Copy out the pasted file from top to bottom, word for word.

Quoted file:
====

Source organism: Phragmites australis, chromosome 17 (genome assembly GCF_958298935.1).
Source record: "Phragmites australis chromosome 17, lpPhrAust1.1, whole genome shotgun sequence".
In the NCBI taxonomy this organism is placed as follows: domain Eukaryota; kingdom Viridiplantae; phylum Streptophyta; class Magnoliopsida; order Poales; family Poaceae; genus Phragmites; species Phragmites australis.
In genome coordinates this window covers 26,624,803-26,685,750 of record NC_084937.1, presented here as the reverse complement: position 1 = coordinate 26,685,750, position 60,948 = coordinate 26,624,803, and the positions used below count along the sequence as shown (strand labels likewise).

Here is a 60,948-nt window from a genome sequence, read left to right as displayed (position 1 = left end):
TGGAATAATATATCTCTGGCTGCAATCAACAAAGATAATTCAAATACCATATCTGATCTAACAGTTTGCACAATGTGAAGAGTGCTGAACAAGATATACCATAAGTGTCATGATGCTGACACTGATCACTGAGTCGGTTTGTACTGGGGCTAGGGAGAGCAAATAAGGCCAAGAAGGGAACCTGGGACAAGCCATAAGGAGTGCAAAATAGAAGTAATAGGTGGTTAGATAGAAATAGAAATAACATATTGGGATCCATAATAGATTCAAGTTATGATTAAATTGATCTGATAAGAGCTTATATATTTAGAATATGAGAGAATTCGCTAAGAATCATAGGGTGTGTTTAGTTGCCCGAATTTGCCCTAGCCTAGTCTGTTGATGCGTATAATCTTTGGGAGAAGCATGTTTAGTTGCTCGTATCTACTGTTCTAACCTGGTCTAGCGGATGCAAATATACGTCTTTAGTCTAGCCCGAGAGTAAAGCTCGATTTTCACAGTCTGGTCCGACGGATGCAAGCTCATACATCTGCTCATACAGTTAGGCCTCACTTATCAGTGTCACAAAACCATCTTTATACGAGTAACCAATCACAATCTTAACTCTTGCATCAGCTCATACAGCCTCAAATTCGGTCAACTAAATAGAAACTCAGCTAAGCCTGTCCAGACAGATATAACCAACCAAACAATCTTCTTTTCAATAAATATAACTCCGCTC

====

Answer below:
Source organism: Phragmites australis, chromosome 17 (genome assembly GCF_958298935.1).
Source record: "Phragmites australis chromosome 17, lpPhrAust1.1, whole genome shotgun sequence".
In the NCBI taxonomy this organism is placed as follows: domain Eukaryota; kingdom Viridiplantae; phylum Streptophyta; class Magnoliopsida; order Poales; family Poaceae; genus Phragmites; species Phragmites australis.
In genome coordinates this window covers 26,624,803-26,685,750 of record NC_084937.1, presented here as the reverse complement: position 1 = coordinate 26,685,750, position 60,948 = coordinate 26,624,803, and the positions used below count along the sequence as shown (strand labels likewise).

Here is a 60,948-nt window from a genome sequence, read left to right as displayed (position 1 = left end):
TGGAATAATATATCTCTGGCTGCAATCAACAAAGATAATTCAAATACCATATCTGATCTAACAGTTTGCACAATGTGAAGAGTGCTGAACAAGATATACCATAAGTGTCATGATGCTGACACTGATCACTGAGTCGGTTTGTACTGGGGCTAGGGAGAGCAAATAAGGCCAAGAAGGGAACCTGGGACAAGCCATAAGGAGTGCAAAATAGAAGTAATAGGTGGTTAGATAGAAATAGAAATAACATATTGGGATCCATAATAGATTCAAGTTATGATTAAATTGATCTGATAAGAGCTTATATATTTAGAATATGAGAGAATTCGCTAAGAATCATAGGGTGTGTTTAGTTGCCCGAATTTGCCCTAGCCTAGTCTGTTGATGCGTATAATCTTTGGGAGAAGCATGTTTAGTTGCTCGTATCTACTGTTCTAACCTGGTCTAGCGGATGCAAATATACGTCTTTAGTCTAGCCCGAGAGTAAAGCTCGATTTTCACAGTCTGGTCCGACGGATGCAAGCTCATACATCTGCTCATACAGTTAGGCCTCACTTATCAGTGTCACAAAACCATCTTTATACGAGTAACCAATCACAATCTTAACTCTTGCATCAGCTCATACAGCCTCAAATTCGGTCAACTAAATAGAAACTCAGCTAAGCCTGTCCAGACAGATATAACCAACCAAACAATCTTCTTTTCAATAAATATAACTCCGCTC